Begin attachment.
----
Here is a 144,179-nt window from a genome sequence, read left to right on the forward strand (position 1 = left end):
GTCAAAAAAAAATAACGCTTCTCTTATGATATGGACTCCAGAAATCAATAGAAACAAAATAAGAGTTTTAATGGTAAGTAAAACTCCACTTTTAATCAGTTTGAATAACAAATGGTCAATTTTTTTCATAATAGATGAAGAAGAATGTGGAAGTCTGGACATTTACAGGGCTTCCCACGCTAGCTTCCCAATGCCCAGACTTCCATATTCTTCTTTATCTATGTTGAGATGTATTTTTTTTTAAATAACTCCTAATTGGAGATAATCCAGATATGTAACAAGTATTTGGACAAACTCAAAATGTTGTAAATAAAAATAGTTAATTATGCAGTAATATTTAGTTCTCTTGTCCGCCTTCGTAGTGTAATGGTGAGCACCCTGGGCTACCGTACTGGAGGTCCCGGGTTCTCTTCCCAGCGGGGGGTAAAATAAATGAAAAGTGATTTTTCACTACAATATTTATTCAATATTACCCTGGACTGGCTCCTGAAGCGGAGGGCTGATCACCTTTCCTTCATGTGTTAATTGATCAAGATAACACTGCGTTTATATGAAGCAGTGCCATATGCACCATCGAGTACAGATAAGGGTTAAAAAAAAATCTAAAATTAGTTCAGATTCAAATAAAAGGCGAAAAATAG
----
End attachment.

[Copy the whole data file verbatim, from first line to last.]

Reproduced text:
Here is a 144,179-nt window from a genome sequence, read left to right on the forward strand (position 1 = left end):
GTCAAAAAAAAATAACGCTTCTCTTATGATATGGACTCCAGAAATCAATAGAAACAAAATAAGAGTTTTAATGGTAAGTAAAACTCCACTTTTAATCAGTTTGAATAACAAATGGTCAATTTTTTTCATAATAGATGAAGAAGAATGTGGAAGTCTGGACATTTACAGGGCTTCCCACGCTAGCTTCCCAATGCCCAGACTTCCATATTCTTCTTTATCTATGTTGAGATGTATTTTTTTTTAAATAACTCCTAATTGGAGATAATCCAGATATGTAACAAGTATTTGGACAAACTCAAAATGTTGTAAATAAAAATAGTTAATTATGCAGTAATATTTAGTTCTCTTGTCCGCCTTCGTAGTGTAATGGTGAGCACCCTGGGCTACCGTACTGGAGGTCCCGGGTTCTCTTCCCAGCGGGGGGTAAAATAAATGAAAAGTGATTTTTCACTACAATATTTATTCAATATTACCCTGGACTGGCTCCTGAAGCGGAGGGCTGATCACCTTTCCTTCATGTGTTAATTGATCAAGATAACACTGCGTTTATATGAAGCAGTGCCATATGCACCATCGAGTACAGATAAGGGTTAAAAAAAAATCTAAAATTAGTTCAGATTCAAATAAAAGGCGAAAAATAG